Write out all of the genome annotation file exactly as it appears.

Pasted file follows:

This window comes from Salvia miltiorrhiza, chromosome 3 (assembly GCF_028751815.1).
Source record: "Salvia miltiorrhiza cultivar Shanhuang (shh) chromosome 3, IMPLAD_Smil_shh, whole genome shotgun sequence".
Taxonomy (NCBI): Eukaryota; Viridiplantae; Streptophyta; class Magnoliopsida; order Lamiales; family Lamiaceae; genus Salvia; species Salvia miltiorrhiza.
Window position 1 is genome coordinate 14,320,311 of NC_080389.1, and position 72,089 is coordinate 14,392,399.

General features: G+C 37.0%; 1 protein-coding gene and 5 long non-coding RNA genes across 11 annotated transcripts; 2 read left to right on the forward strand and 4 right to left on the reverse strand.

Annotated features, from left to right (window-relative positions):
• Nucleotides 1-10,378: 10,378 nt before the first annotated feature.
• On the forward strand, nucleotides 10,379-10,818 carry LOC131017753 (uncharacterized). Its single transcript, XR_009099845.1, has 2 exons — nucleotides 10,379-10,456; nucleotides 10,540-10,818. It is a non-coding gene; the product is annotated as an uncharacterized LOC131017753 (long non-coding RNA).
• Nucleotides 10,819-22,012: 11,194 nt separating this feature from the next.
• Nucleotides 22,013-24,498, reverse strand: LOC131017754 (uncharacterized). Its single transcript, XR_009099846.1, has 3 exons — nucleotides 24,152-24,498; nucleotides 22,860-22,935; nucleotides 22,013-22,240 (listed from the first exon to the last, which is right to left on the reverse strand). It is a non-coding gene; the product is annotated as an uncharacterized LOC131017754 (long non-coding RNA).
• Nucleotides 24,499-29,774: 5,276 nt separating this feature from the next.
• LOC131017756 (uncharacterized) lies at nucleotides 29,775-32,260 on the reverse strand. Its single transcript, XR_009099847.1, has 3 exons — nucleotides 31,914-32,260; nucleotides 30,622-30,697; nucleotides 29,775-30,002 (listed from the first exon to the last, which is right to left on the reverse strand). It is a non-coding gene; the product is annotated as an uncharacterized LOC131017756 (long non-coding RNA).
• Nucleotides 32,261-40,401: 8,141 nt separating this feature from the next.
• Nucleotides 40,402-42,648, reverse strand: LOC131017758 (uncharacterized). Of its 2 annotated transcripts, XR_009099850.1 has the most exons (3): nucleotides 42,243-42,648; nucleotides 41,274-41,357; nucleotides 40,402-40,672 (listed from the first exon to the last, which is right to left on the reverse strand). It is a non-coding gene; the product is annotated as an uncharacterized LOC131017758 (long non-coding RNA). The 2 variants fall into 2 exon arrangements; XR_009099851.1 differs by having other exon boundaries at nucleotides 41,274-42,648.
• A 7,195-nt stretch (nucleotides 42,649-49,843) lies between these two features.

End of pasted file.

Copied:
This window comes from Salvia miltiorrhiza, chromosome 3 (assembly GCF_028751815.1).
Source record: "Salvia miltiorrhiza cultivar Shanhuang (shh) chromosome 3, IMPLAD_Smil_shh, whole genome shotgun sequence".
Taxonomy (NCBI): Eukaryota; Viridiplantae; Streptophyta; class Magnoliopsida; order Lamiales; family Lamiaceae; genus Salvia; species Salvia miltiorrhiza.
Window position 1 is genome coordinate 14,320,311 of NC_080389.1, and position 72,089 is coordinate 14,392,399.

General features: G+C 37.0%; 1 protein-coding gene and 5 long non-coding RNA genes across 11 annotated transcripts; 2 read left to right on the forward strand and 4 right to left on the reverse strand.

Annotated features, from left to right (window-relative positions):
• Nucleotides 1-10,378: 10,378 nt before the first annotated feature.
• On the forward strand, nucleotides 10,379-10,818 carry LOC131017753 (uncharacterized). Its single transcript, XR_009099845.1, has 2 exons — nucleotides 10,379-10,456; nucleotides 10,540-10,818. It is a non-coding gene; the product is annotated as an uncharacterized LOC131017753 (long non-coding RNA).
• Nucleotides 10,819-22,012: 11,194 nt separating this feature from the next.
• Nucleotides 22,013-24,498, reverse strand: LOC131017754 (uncharacterized). Its single transcript, XR_009099846.1, has 3 exons — nucleotides 24,152-24,498; nucleotides 22,860-22,935; nucleotides 22,013-22,240 (listed from the first exon to the last, which is right to left on the reverse strand). It is a non-coding gene; the product is annotated as an uncharacterized LOC131017754 (long non-coding RNA).
• Nucleotides 24,499-29,774: 5,276 nt separating this feature from the next.
• LOC131017756 (uncharacterized) lies at nucleotides 29,775-32,260 on the reverse strand. Its single transcript, XR_009099847.1, has 3 exons — nucleotides 31,914-32,260; nucleotides 30,622-30,697; nucleotides 29,775-30,002 (listed from the first exon to the last, which is right to left on the reverse strand). It is a non-coding gene; the product is annotated as an uncharacterized LOC131017756 (long non-coding RNA).
• Nucleotides 32,261-40,401: 8,141 nt separating this feature from the next.
• Nucleotides 40,402-42,648, reverse strand: LOC131017758 (uncharacterized). Of its 2 annotated transcripts, XR_009099850.1 has the most exons (3): nucleotides 42,243-42,648; nucleotides 41,274-41,357; nucleotides 40,402-40,672 (listed from the first exon to the last, which is right to left on the reverse strand). It is a non-coding gene; the product is annotated as an uncharacterized LOC131017758 (long non-coding RNA). The 2 variants fall into 2 exon arrangements; XR_009099851.1 differs by having other exon boundaries at nucleotides 41,274-42,648.
• A 7,195-nt stretch (nucleotides 42,649-49,843) lies between these two features.